Self-control is the opposite of living our lives however we please.  Doing whatever makes us “happy.”  Insisting that our “needs” be met.  Serving self over others.   Perhaps this is what happens when times are good.  We give ourselves license… for whatever, whenever.   We have (in my American lifetime) “lived on the earth in luxury and in self-indulgence” (James 5:5).  For sure, it is what happens when women are encouraged to let their emotions rule.

But, encouraging girls and young women to let their emotions rule has not made them happy.  It is widely reported, writes Dennis Prager, that women suffer depression at twice the rate of men.  If the clinical assumptions are true, Prager suggests that we consider the following:

“Wise cultures have learned that happiness is attained only when we conquer our nature.  This is true for male and female.  With modern feminism, however, came a belief in the superiority of the female nature.  The result?  Society was urged to suppress both the negative and positive aspects of the male nature with little or no suppression of the female nature.  Historically, societies and parents have always known it’s a good thing to teach boys to control two aspects of their male nature — their sexual desires and their predilection for violence.  Decent men were taught from youth to touch a woman sexually only with her permission and to channel physical aggression into sports or into helping fight evil by joining the police force or military.  Men who didn’t learn to control these aspects of male nature not only became bad men, but unhappy men.”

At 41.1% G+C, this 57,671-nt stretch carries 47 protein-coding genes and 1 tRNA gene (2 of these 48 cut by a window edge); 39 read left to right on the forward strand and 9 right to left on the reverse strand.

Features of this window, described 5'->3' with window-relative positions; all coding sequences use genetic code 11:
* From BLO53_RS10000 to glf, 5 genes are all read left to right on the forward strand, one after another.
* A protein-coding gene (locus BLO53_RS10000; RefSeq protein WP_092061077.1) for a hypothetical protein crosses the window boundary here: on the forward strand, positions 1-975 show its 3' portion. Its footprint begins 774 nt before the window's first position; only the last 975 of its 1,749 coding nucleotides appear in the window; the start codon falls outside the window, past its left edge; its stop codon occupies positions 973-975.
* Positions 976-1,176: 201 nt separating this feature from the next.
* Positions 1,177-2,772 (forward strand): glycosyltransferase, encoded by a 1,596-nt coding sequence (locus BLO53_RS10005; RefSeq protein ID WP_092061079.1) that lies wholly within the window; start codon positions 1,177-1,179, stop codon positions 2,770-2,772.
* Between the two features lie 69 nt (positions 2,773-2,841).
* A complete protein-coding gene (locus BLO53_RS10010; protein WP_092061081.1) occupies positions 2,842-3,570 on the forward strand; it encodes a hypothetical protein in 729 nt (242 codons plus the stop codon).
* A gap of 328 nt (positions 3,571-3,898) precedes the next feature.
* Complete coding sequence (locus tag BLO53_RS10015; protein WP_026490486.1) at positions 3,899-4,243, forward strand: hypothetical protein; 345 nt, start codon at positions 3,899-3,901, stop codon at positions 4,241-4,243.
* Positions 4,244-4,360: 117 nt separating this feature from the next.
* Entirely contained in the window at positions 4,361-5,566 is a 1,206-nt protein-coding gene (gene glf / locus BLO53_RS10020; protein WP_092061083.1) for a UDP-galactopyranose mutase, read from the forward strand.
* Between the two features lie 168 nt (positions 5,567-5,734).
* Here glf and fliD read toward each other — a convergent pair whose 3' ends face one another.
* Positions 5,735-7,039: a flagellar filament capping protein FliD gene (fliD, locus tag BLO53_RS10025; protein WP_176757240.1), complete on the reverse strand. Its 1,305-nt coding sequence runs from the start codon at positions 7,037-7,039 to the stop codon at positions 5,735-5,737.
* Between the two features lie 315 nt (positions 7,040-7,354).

He continues, “Societies and parents also knew it was important to help girls control their natures — in particular, their predilection to be ruled by their emotions.  Women who allowed their emotions to rule them not only became destructive (to members of their families first and foremost), they became unhappy women.  But, while modern society continued to teach boys to control themselves, it stopped teaching girls to do so.  Girls’ emotions and feelings were treated as inherently valuable.  In fact, to repress a girl’s emotions or feelings was labeled ‘sexist’ and showed a ‘hatred of women.’ ”  (Excerpted from “Wanted by women: A few good old-fashioned men” by Dennis Prager, The Washington Times, 6-30-08)

Hmmm.  I’m reminded of the woman who showed up at an abortion clinic.  Why?  “He kissed me and I melted.  I was filled with passion and couldn’t help myself.  Now, I’m pregnant and must take control of my body.”

Lack of self control + unhappy woman = desperation and hopelessness.  Ugh.

There is another choice.   Mature men and women can be examples of self-control and mentor younger ones to do the same.  There is promise in such practice: Hope for living out our lives in anticipation of Jesus’ return (Titus 2).

Read Full Post »

« Newer Posts - Older Posts »